SEARCH FINESCALE.COM

Enter keywords or a search phrase below:

Cyber-hobby 1/72 scale Sea Vixen

FSM-NP0312_12
FSM-WB0512_19
FSM-WB0512_20
FSM-WB0512_21
FSM-WB0512_22
FSM-WB0512_23
FSM-WB0512_24
FSM-WB0512_25

With its distinctive twin-boom, swept-wing layout, the Sea Vixen is among my favorite jet fighters. When it entered service with the Royal Navy in 1959, it provided significant improvements in performance and all-weather capability over earlier fighters.


Cyber-hobby has released a beautiful model of this important aircraft, bringing its own advances in model making. The “slide mold” technique yields hollow tail booms and fuel tanks; thus, no seams to sand. In addition to three sprues of crisply detailed pieces and one sprue of crystal-clear parts, there’s a decal sheet with six sets of markings. You can display the wings — as well as the speed brake, tail hook, ram air turbine, and flaps — extended or retracted. The eight-page, exploded-view instructions are generally good but have a couple of glitches.


Fit of the parts is exceptional. The initial step has several subassemblies sandwiched between the upper and lower fuselage halves. Here, the wheel wells are mislabeled; it should read “B3(B4).”


Given the kit’s overall quality, I found it odd that the cockpit lacked detail and the seats seemed too small. The actual cockpit reflects 1950s technology and is cluttered, so there’s plenty of opportunity to add detail.


I opted to close the speed brake and ram air turbine, but extended the tail hook a little. I left off the nose cone until later to make sure I had enough weight to keep the nose wheel down — 12 grams did the trick. Installing the tail booms was a snap, though I added shims between A16 and A5 to make them flush. I decided to fold the wings, but found the instructions vague.


The rib inserts for the main wings closest to the fuselage are not labeled, but they are B32 (left wing) and B35 (right side). No holes are provided for the wing-support struts, so I drilled holes just inboard of the wing fence, where three seam lines meet, and on the fuselage between the middle and aft set of engine-access panels, even with the lower panel lines. You need to dry fit the three fold “hinges,” but in the end you’ll have a solid foundation for the outer wing.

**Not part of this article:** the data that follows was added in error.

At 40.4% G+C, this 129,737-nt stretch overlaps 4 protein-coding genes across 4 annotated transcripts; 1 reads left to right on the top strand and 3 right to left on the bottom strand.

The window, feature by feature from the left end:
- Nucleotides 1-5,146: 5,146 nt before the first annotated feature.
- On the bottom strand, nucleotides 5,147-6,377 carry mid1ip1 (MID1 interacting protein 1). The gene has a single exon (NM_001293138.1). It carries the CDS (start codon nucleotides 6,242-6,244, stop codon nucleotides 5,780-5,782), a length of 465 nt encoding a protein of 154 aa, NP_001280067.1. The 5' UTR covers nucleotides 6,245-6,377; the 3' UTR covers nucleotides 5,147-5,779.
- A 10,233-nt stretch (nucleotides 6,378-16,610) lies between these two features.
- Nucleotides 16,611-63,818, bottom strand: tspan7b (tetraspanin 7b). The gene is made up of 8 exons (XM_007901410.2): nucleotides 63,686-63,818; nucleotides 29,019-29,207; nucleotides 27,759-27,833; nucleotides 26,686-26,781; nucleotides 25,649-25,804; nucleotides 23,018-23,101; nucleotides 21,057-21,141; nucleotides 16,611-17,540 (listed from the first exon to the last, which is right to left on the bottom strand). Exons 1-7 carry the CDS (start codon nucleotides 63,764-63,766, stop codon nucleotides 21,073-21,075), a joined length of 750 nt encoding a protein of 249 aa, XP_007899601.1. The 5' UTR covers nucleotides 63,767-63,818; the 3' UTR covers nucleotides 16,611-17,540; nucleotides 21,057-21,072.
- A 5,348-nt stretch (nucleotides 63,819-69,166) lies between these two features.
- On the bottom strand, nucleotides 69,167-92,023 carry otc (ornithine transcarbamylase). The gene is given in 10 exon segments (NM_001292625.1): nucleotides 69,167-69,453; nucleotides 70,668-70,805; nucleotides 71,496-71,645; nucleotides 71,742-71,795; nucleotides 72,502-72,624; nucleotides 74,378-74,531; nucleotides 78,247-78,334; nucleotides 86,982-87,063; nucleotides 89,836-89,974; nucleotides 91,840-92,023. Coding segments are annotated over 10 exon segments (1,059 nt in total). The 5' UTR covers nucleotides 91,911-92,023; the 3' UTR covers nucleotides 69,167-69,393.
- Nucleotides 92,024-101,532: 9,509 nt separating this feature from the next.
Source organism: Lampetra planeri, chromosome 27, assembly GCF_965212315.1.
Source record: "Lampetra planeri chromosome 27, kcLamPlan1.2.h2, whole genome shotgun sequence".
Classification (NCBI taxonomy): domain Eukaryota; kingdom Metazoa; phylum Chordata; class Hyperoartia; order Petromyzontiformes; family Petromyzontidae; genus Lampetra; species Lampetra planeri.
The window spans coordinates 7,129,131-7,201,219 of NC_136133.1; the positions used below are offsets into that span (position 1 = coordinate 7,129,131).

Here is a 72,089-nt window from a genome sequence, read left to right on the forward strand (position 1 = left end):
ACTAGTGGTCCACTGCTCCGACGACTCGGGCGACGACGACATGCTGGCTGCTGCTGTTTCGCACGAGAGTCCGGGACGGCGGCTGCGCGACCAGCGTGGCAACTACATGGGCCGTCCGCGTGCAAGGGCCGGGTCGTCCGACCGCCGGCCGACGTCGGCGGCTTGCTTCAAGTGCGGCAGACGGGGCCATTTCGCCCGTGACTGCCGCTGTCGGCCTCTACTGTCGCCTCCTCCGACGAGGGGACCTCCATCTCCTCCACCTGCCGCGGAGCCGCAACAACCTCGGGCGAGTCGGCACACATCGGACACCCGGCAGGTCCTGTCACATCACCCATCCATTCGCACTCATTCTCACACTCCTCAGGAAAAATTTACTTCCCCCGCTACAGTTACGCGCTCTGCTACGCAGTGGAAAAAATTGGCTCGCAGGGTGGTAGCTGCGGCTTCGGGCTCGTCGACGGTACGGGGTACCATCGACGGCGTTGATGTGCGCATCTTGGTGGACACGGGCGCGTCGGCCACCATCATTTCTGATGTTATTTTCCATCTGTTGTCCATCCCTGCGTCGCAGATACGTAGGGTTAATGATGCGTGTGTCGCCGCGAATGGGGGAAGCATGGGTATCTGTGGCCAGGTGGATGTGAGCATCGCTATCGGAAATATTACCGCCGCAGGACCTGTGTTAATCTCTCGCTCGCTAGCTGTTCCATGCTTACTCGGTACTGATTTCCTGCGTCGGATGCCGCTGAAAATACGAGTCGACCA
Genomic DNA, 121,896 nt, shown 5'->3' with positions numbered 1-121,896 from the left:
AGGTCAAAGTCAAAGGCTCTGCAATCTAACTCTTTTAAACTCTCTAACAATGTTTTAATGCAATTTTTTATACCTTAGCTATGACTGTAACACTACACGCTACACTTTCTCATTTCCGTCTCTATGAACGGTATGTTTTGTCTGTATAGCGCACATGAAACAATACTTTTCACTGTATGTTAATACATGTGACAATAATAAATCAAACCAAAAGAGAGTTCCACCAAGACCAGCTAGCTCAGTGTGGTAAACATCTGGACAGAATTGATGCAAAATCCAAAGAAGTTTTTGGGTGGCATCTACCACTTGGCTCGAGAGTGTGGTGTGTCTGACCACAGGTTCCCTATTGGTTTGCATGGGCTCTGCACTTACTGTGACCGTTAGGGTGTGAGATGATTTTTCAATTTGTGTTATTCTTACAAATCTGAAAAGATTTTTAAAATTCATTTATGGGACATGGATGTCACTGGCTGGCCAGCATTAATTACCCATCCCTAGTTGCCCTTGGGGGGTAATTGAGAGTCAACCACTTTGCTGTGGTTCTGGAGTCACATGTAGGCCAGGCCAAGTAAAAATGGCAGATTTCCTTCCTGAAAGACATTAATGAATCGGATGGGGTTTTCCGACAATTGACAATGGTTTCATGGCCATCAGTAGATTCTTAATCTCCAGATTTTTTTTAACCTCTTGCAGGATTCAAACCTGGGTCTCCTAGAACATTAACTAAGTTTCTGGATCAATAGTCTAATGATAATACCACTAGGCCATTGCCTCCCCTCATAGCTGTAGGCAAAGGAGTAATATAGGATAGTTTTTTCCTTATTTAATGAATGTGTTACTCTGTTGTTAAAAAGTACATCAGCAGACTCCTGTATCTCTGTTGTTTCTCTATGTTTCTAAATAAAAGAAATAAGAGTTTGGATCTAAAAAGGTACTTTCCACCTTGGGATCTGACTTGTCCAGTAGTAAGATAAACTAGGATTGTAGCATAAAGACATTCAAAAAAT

Painting is straightforward, although masking is not. For several components, the instructions provide no color guidance. Checking photos, I painted: landing gear, aluminum; intake trunks, yellow/buff; and wheel wells, white. You’ll also have to paint the frame over the sliding canopy.


Make sure you lay down a couple of clear gloss coats; you’ll need them for the decals. The red warning areas on the upper fuselage are prominent, so you want to make sure there isn’t any silvering. The aircraft was finished in gloss anyway.


I spent almost 40 hours on this kit, and I am most pleased with the result. It captures the unique shape and dimensions of the jet. Given the extensive masking, I’d recommend this kit for the intermediate modeler.


A version of this review appeared in the May 2012 issue of FineScale Modeler.

JOIN THE DISCUSSION

Read and share your comments on this article
COMMENT ON THIS ARTICLE

Want to leave a comment?

Only registered members of FineScale.com are allowed to leave comments. Registration is FREE and only takes a couple minutes.

Login or Register now.
0
SUBSCRIBER-ONLY CONTENT

FREE GUIDE DOWNLOAD

Tips, tests and techniques.
FREE NEWSLETTER